militias, actively and consciously reject the holy right of sovereignty to
a monopoly of violence, and while Chávez occasionally scolds them in
public, he also seems to realize that they are his best protection. At
times, however, this game can seem exasperating to sympathizers, especially
when it cuts against demands for more radical transformation: as longtime
revolutionary Roland Denis recently told me, "Chávez speaks of 'pulverizing
the bourgeois state' while in many ways doing the opposite."

Lest we conclude, however, that the play of popular sovereignty is simply a
ruse, that beneath the rhetoric of unity there lay an ulterior motive of
class conflict, it is worth recalling - as Argentine-Mexican philosopher of
liberation Enrique Dussel has argued - that the struggle of the oppressed
and excluded part is always also a struggle for a new and reconfigured
whole, a war for the sort of harmony that has never existed in Venezuela
except as a governing myth.

*From War of Position to War of Maneuver*

I recently returned to Caracas after four years away, and perhaps the most
visually striking indicator of the city's transformation is the sprouting
up of large apartment buildings — white and red — under the aegis of Misión
Vivienda (Mission Housing). More revealing than the Venezuelan government's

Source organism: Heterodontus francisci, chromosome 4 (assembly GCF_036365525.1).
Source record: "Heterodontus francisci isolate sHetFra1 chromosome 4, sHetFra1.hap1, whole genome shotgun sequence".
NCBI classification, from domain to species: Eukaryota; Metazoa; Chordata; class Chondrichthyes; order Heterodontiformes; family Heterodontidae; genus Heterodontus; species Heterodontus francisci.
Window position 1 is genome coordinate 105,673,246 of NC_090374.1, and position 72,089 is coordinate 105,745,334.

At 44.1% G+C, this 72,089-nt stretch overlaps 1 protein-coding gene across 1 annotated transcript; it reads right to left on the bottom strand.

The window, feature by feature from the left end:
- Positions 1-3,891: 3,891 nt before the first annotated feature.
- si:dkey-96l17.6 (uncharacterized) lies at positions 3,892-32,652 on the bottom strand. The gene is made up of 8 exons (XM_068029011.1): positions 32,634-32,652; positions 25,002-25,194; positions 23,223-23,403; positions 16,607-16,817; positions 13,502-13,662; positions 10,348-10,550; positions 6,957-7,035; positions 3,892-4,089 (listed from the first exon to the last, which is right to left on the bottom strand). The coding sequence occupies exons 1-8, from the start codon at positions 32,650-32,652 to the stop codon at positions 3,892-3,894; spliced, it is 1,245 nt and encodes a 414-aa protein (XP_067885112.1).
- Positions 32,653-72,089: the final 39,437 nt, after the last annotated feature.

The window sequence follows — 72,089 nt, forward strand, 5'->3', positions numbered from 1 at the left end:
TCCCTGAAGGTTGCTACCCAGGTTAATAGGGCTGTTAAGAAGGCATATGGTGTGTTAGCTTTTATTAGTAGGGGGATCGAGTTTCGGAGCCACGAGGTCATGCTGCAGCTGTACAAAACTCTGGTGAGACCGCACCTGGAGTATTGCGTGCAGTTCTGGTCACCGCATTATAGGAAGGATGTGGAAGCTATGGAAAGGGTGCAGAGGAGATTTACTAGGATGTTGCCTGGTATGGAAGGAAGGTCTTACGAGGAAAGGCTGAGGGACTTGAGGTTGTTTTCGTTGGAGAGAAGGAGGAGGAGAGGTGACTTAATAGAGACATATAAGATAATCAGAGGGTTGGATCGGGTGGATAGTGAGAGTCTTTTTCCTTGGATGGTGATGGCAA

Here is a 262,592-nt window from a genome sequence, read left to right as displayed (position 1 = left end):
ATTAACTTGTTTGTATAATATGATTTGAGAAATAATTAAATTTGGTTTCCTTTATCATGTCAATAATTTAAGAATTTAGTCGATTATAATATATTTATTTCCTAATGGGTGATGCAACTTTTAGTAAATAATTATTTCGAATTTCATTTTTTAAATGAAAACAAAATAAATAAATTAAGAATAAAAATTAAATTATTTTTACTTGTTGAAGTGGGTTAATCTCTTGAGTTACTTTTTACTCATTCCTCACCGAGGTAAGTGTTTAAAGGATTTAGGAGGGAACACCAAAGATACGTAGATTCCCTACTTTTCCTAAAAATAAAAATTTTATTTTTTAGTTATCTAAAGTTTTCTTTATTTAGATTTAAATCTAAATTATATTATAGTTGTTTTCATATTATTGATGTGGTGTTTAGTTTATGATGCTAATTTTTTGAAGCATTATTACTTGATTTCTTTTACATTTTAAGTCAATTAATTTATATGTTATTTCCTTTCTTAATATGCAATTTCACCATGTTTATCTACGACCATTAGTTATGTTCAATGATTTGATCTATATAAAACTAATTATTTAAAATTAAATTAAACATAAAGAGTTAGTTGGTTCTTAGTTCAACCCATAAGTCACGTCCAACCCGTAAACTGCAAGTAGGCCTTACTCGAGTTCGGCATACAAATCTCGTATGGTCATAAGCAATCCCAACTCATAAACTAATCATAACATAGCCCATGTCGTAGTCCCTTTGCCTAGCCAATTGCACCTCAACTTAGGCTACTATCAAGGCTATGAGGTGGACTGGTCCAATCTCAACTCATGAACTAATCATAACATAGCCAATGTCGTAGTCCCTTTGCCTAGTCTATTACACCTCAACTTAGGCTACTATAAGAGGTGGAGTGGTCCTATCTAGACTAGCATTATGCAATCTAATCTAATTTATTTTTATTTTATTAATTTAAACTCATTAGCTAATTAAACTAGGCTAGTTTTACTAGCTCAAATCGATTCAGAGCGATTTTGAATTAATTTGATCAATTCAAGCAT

new insistence on fulfilling the needs of the homeless, however, is the
location of this housing. Rather than occupying empty spaces at the
periphery of society, these projects have proliferated like unwelcome but
ineradicable mushrooms in mixed and even opposition neighborhoods.

I travel to El Encantado, which despite translating literally as
"enchanted," is instead the most isolated and neglected part of Petare, the
largest and most dangerous barrio in Venezuela, and arguably all of Latin
America. Here a hydroelectric plant and train line once nourished the
population, but that is all in the past, and today the only way to reach El
Encantado is down a long and unstable dirt path hundreds of feet above the
Guaire River. It used to be a paradise of sorts, but now the river here
stinks of refuse and is visibly choked with garbage.

Local activists associated with the youth movement Chávez Es Otro
Beta< link to www.reuters.com
to me how, despite four years under both an opposition mayor and
governor (the latter being Henrique Capriles, Chávez's opponent in the
recent presidential contest), little has changed. "The opposition doesn't